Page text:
Tomorrow is Eid al-Adha, “the feast of sacrifice”, commemorating the tale of Abraham’s willingness to sacrifice his own son at god’s demand, as part of a twisted faith and loyalty test. In reward to Abraham’s obedience, his son is spared, in exchange for a much more “suitable” and “natural” victim – a ram. This epic myth of the ultimate obedience and its, so called, happy ending is commemorated in all 3 monotheistic religions, and is still universally admired. Millions of animals, all around the world, would be slaughtered tomorrow in millions of Muslim houses and public squares.
Knowing such butchery happens daily all over the world, many activists give it no special attention. They see it as more of the same horribleness, disregarding the added spiritual and cultural element and its long term implications.
But the ritual is significant even if it doesn’t increase the number of victims in the short term (assuming more or less the same number of animals would have been slaughtered as part or separately from the ritual). And it is so from 3 main angles.
In the last couple of years the top rated charity of the effective altruism movement is the Against Malaria Foundation, an organization dedicated to protect people from the disease by funding mosquito nets distribution.
The malaria net has long been a symbol for aid, but the fact that it is considered one of the cheapest and most useful ways of saving lives, made it also a symbolic example of the implementation of Singer’s theoretical ideas in his book the most good you can do, the effective altruism movement manifesto.
However, many humans from waterside communities in sub-Saharan Africa are not using these nets against mosquitoes, but against fishes.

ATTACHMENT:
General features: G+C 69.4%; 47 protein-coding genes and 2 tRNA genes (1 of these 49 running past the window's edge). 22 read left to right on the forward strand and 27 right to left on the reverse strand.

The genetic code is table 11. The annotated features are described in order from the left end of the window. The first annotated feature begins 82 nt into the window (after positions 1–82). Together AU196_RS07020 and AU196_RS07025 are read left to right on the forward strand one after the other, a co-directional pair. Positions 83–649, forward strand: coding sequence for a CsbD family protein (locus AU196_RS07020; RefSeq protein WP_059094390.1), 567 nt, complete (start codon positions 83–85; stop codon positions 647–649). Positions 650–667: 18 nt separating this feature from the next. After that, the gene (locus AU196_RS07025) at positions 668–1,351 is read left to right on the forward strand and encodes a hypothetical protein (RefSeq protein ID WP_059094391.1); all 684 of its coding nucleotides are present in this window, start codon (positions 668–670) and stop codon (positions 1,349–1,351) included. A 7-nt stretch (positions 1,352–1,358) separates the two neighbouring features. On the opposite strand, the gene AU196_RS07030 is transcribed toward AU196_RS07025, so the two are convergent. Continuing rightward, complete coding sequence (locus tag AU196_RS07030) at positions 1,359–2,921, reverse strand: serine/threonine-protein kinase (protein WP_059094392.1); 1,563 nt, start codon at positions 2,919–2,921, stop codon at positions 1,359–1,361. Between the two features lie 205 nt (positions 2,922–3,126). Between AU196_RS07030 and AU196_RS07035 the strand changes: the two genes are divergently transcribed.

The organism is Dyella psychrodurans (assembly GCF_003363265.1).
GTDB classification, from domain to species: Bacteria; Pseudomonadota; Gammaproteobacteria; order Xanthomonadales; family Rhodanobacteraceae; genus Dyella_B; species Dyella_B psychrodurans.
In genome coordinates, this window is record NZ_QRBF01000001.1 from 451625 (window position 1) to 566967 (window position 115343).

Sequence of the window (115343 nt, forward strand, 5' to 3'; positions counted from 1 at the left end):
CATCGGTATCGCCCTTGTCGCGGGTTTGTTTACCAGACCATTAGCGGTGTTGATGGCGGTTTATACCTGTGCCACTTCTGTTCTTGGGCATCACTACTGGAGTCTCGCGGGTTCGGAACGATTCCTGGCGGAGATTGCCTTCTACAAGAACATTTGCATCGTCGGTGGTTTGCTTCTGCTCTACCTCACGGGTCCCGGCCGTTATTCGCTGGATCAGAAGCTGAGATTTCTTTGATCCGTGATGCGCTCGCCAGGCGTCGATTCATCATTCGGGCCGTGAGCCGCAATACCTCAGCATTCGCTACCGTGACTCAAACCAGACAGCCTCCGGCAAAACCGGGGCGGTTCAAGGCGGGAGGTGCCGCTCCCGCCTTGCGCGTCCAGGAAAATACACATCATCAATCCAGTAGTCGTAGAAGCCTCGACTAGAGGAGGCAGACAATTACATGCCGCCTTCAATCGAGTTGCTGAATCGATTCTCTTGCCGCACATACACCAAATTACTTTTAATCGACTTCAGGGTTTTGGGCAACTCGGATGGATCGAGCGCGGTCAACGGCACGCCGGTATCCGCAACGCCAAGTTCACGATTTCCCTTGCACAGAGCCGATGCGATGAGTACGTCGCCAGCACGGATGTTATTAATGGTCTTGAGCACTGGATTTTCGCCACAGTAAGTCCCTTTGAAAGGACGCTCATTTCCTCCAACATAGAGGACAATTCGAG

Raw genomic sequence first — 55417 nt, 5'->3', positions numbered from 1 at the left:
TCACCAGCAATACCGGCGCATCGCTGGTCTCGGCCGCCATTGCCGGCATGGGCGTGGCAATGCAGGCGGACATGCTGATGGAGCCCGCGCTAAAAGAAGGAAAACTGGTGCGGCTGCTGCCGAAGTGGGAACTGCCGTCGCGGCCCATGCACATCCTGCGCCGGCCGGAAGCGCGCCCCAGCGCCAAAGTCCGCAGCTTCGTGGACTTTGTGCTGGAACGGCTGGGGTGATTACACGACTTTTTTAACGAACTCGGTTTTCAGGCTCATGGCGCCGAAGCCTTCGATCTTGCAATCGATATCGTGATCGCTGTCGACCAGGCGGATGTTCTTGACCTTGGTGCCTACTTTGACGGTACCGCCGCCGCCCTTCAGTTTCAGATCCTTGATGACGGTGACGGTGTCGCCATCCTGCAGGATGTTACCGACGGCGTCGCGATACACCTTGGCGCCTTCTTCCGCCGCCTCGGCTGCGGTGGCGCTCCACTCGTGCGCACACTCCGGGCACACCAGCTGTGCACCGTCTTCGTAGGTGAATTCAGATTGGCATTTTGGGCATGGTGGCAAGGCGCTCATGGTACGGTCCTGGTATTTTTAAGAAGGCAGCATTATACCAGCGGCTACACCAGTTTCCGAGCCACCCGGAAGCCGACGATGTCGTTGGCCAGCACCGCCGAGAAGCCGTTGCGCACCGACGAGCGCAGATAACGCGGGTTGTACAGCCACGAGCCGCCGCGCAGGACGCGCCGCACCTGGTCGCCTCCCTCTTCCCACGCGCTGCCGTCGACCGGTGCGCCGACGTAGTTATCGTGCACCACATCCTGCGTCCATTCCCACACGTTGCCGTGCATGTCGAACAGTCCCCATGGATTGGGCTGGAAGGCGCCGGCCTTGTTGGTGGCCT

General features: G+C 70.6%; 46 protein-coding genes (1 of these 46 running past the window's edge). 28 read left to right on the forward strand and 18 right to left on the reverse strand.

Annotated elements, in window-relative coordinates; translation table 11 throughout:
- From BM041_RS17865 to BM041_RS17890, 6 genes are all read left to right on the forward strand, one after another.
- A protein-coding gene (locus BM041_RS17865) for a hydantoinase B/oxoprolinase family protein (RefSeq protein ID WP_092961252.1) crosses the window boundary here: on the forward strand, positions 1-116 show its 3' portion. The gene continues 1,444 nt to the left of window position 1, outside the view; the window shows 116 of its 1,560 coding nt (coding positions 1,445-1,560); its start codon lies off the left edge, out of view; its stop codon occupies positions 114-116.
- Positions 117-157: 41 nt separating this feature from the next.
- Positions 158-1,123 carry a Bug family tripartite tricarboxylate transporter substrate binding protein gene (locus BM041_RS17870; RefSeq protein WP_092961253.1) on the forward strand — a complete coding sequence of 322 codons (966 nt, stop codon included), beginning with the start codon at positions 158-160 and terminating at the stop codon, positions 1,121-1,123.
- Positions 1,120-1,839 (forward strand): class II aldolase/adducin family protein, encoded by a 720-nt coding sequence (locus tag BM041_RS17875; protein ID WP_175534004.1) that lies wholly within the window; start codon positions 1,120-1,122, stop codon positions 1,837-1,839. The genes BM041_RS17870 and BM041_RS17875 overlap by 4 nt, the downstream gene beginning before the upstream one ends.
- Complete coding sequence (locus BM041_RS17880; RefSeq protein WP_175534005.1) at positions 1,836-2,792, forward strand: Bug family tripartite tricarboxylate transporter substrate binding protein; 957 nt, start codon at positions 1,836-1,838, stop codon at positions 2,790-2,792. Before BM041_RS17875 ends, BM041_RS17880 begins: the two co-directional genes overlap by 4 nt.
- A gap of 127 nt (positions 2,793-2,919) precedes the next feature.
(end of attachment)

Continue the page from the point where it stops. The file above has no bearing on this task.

Instead of sleeping under a net at night, countless humans sew their net supply together into a gigantic fish net, sweeping up whatever they can from the bottom of the local lakes, swamp and ponds.
And what makes things even worse is that these nets are treated with insecticide, so the fishes which aren’t caught by the giant net, are poisoned by it.
When we started our research about the various animal exploitative festivals in the world for our article Celebrating Suffering, what we had in mind was what is sometimes referred to as bloody fiestas. For example, the Peruvian Yawar which is literally referred to as ‘The Blood Festival’, the Brazilian Farra do Boi, Faeroe Islands’ Grindadráp, the Mexican Fiesta de la Virgen de la Candelaria and the various Spanish fiestas such as Toro de la Vega, La Rapa Das Bestas, Toro Enmaromado and of course Pamplona’s Running of the Bulls, probably the most infamous among AR activists due to the famous campaign, which we have addressed in our post The Inherent Objectification.
However we were stunned to discover an endless list of exploitive festivals, all over the world.
In some of them, mostly in what is referred to as western nations (in exception of Spain of course which is by no doubt the worst nation in the world in terms of bloody fiestas), no blood is shed during the festival, but plenty is spilled before and after.
One of them, UK’s National Burger Day, was held for the first time while we were making Celebrating Suffering, where we wrote about it:
“The brits are way too cultured to chase bulls in London streets. They leave this barbarism to the southern savages from Spain.
They want their torture far from the eye and close to their tongue.
So on the 27th of August 2013 they celebrated the first UK’s National Burger Day.
Enlightenedly the victims of the British celebration were slaughtered in an abattoir, following the logic that horrors should be disguised, held behind the scenes, as civilized people do.”
A few days ago the festival was held for the third time and with the same theme, a burger-only street feast, including various “ingenious” ground corpse sandwiches.